Try as they might, Senate Democrats don’t have the numbers to stop or even slow down the effort to seat Judge Amy Coney Barrett on the Supreme Court.
“I think there will be a number of attempts to make this process more similar to what typically happens,” Sen. Martin Heinrich, D-N.M., told the Journal last week. “But the math is the math. And that is the limiting factor here.”
President Donald Trump has nominated Barrett to fill the seat held by Justice Ruth Bader Ginsburg, who died last month.
The Senate Judiciary Committee is scheduled to begin Barrett’s confirmation hearings Monday. Although the Georgetown Law Library’s guide to judicial Supreme Court nominations says the committee usually takes a month to collect records from the FBI and other sources to vet the nominee, committee Chairman Lindsey Graham, R-S.C., has said publicly that the committee will vote to approve Barrett by Oct. 22. That would give enough time to set up a full Senate vote on her confirmation before next month’s election.
“There is no other way to describe it,” Heinrich said. “There has never been this abbreviated of a process.”
There has been much speculation about how Democrats would respond if Barrett is indeed seated on the court. A Barrett nomination would mean six of the nine justices were nominated by Republicans.
During recent debates, Democratic presidential nominee Joe Biden and vice presidential nominee Kamala Harris dodged questions on whether they will seek to add more seats to the court.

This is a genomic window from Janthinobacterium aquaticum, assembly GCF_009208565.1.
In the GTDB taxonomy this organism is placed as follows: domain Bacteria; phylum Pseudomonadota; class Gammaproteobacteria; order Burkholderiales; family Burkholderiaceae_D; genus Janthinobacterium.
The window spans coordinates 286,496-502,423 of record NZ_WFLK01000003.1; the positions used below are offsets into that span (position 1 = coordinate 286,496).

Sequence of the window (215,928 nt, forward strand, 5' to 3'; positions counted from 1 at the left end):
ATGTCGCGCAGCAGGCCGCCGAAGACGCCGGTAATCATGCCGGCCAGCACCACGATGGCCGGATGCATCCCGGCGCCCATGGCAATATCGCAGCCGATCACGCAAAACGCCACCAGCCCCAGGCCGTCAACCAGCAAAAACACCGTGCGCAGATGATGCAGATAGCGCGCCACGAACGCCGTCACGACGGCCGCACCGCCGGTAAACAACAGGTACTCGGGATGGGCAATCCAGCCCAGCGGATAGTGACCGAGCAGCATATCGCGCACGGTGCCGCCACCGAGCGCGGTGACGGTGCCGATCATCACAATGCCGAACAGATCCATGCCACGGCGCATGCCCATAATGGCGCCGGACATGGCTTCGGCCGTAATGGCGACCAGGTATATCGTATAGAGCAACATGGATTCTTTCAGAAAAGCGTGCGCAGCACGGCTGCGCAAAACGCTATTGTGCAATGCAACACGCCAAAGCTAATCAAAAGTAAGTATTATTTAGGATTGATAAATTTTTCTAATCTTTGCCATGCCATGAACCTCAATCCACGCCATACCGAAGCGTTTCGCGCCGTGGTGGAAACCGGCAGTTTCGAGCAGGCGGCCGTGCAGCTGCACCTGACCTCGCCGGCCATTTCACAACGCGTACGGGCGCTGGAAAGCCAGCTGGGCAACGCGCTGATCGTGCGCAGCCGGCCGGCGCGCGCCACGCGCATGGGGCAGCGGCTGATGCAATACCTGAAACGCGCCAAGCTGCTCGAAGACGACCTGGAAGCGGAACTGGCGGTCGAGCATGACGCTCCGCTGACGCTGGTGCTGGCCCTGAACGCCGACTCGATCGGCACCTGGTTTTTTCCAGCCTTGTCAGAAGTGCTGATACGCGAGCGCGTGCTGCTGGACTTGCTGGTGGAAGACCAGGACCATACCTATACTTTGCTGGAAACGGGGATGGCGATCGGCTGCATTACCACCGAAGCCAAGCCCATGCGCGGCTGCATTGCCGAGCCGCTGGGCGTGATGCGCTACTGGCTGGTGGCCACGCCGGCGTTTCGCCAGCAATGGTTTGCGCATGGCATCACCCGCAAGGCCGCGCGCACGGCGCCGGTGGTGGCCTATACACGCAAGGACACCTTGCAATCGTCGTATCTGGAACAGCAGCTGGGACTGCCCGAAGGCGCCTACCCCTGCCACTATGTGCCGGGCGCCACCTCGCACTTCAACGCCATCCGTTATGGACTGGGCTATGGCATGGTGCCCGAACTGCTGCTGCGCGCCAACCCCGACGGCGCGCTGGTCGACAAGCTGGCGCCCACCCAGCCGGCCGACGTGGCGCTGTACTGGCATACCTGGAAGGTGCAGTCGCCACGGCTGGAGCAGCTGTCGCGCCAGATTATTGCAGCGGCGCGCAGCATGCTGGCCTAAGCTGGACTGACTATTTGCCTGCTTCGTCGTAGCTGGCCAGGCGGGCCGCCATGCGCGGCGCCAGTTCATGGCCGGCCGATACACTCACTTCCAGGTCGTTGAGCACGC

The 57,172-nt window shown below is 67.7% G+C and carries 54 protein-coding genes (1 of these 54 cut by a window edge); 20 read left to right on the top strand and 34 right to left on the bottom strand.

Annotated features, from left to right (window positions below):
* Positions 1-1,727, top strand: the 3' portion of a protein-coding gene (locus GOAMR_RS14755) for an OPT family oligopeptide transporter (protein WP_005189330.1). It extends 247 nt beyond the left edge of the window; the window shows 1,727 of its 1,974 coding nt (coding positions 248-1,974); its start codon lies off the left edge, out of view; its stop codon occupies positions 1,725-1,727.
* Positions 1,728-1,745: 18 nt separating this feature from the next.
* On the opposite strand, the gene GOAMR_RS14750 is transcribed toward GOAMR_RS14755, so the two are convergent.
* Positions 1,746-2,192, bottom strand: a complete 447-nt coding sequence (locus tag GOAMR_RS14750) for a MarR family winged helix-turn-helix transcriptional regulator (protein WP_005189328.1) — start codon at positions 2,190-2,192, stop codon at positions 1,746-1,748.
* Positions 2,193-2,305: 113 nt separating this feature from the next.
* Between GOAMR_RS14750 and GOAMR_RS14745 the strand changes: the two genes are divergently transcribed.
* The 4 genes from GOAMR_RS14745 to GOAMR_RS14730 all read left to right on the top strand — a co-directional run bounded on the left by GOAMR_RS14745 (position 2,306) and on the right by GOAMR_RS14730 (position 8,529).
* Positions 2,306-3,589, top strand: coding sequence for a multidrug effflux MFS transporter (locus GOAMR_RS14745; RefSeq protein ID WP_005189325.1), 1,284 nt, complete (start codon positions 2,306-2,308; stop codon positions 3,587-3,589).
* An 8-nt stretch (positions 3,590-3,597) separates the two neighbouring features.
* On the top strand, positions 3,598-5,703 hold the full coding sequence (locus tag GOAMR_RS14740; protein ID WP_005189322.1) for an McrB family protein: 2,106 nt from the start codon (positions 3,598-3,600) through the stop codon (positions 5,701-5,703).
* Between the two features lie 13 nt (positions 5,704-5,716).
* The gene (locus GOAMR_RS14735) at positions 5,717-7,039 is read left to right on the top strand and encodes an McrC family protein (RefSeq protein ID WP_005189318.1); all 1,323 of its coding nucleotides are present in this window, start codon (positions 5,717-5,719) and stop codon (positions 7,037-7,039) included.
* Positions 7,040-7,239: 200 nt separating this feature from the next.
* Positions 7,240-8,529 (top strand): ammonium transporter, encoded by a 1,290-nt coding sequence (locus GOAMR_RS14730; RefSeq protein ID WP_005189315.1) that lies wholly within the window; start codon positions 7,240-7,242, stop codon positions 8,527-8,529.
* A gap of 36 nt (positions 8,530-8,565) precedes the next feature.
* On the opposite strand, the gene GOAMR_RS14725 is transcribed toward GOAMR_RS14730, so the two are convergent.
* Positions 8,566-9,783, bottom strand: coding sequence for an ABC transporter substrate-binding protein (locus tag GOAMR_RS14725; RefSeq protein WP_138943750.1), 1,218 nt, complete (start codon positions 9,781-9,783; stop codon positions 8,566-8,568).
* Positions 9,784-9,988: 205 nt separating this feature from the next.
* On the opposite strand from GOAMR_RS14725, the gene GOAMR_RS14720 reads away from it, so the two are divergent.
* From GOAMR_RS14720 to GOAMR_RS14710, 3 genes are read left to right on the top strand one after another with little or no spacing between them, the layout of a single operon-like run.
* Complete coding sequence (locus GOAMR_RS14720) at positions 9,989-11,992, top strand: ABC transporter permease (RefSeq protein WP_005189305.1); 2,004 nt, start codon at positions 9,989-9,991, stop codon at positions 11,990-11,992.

Heinrich said such a maneuver could be in the cards.
“The number of seats on the Supreme Court is set by statute. So it is certainly something that Congress can bring up.
“I think it will be determined, in part, by how the current majority behaves with the nominee they have right now,” he said. “I think (adding justices to the court), in large part, is something we should revisit after the election after the American people have sent a more clear direction as to what they would like to see.”
Such a tactic would be unprecedented in modern times. The Judiciary Act of 1869 set the number of justices at nine.
But any such maneuver, said Heinrich, an engineer, is dependent on the math. And there are currently 53 Republicans, 45 Democrats and two independents in the Senate.
“If people want a more deliberate process for these things,” Heinrich said, “they are going to need to change the math in the United States Senate.”
EDUCATION GRANTS: New Mexico’s congressional delegation banded together to announce two grants that will be sending federal money to the state for education.
First, nearly $6 million is coming as the first installment of the U.S. Department of Education Gear Up program, which provides extra services at high-poverty middle and high schools.
The second grant is $2.6 million from the federal Expanding Access to Well-Rounded Courses Demonstration Grants Program.
The delegation said in a joint news release that the state will use the money on online career and technical education.
In July, the group wrote a letter of support to the Department of Education, saying the state’s Public Education Department was a great candidate for the grant money.
“I commend the (PED) for their innovative adaptation to online and distance learning during this unprecedented time, and for their focus on proactive workforce development that will prepare New Mexico students for a successful future,” said Sen. Tom Udall, D-N.M.
Ryan Boetel: firstname.lastname@example.org